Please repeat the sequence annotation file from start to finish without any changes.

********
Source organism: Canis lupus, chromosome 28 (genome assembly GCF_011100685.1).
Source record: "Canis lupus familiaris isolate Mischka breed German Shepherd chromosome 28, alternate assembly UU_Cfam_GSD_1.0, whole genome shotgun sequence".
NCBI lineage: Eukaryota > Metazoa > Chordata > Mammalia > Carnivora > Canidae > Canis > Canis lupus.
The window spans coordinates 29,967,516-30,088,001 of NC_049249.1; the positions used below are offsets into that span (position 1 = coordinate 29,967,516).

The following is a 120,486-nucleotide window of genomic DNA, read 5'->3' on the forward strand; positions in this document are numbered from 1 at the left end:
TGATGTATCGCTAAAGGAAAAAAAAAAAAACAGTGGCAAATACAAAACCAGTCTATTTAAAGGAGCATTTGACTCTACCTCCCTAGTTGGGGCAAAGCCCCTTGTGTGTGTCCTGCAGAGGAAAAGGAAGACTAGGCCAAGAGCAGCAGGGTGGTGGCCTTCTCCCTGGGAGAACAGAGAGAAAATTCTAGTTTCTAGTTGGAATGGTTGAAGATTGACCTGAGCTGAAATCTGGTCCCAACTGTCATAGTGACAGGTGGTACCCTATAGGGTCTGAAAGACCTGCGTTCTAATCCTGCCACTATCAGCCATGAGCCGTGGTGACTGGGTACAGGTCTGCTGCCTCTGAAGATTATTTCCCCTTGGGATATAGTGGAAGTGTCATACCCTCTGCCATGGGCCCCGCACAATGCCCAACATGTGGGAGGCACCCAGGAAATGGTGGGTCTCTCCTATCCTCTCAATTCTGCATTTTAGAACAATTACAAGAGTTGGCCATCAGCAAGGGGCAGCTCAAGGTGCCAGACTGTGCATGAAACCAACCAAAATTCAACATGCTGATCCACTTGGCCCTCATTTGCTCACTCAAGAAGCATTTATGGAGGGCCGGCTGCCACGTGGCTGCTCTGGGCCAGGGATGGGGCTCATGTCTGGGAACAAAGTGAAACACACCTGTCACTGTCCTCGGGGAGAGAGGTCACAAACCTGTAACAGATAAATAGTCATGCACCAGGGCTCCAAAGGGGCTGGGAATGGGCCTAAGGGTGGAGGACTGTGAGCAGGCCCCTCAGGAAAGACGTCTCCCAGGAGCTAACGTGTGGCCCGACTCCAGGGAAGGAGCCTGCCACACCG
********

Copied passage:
Source organism: Canis lupus, chromosome 28 (genome assembly GCF_011100685.1).
Source record: "Canis lupus familiaris isolate Mischka breed German Shepherd chromosome 28, alternate assembly UU_Cfam_GSD_1.0, whole genome shotgun sequence".
NCBI lineage: Eukaryota > Metazoa > Chordata > Mammalia > Carnivora > Canidae > Canis > Canis lupus.
The window spans coordinates 29,967,516-30,088,001 of NC_049249.1; the positions used below are offsets into that span (position 1 = coordinate 29,967,516).

The following is a 120,486-nucleotide window of genomic DNA, read 5'->3' on the forward strand; positions in this document are numbered from 1 at the left end:
TGATGTATCGCTAAAGGAAAAAAAAAAAAACAGTGGCAAATACAAAACCAGTCTATTTAAAGGAGCATTTGACTCTACCTCCCTAGTTGGGGCAAAGCCCCTTGTGTGTGTCCTGCAGAGGAAAAGGAAGACTAGGCCAAGAGCAGCAGGGTGGTGGCCTTCTCCCTGGGAGAACAGAGAGAAAATTCTAGTTTCTAGTTGGAATGGTTGAAGATTGACCTGAGCTGAAATCTGGTCCCAACTGTCATAGTGACAGGTGGTACCCTATAGGGTCTGAAAGACCTGCGTTCTAATCCTGCCACTATCAGCCATGAGCCGTGGTGACTGGGTACAGGTCTGCTGCCTCTGAAGATTATTTCCCCTTGGGATATAGTGGAAGTGTCATACCCTCTGCCATGGGCCCCGCACAATGCCCAACATGTGGGAGGCACCCAGGAAATGGTGGGTCTCTCCTATCCTCTCAATTCTGCATTTTAGAACAATTACAAGAGTTGGCCATCAGCAAGGGGCAGCTCAAGGTGCCAGACTGTGCATGAAACCAACCAAAATTCAACATGCTGATCCACTTGGCCCTCATTTGCTCACTCAAGAAGCATTTATGGAGGGCCGGCTGCCACGTGGCTGCTCTGGGCCAGGGATGGGGCTCATGTCTGGGAACAAAGTGAAACACACCTGTCACTGTCCTCGGGGAGAGAGGTCACAAACCTGTAACAGATAAATAGTCATGCACCAGGGCTCCAAAGGGGCTGGGAATGGGCCTAAGGGTGGAGGACTGTGAGCAGGCCCCTCAGGAAAGACGTCTCCCAGGAGCTAACGTGTGGCCCGACTCCAGGGAAGGAGCCTGCCACACCG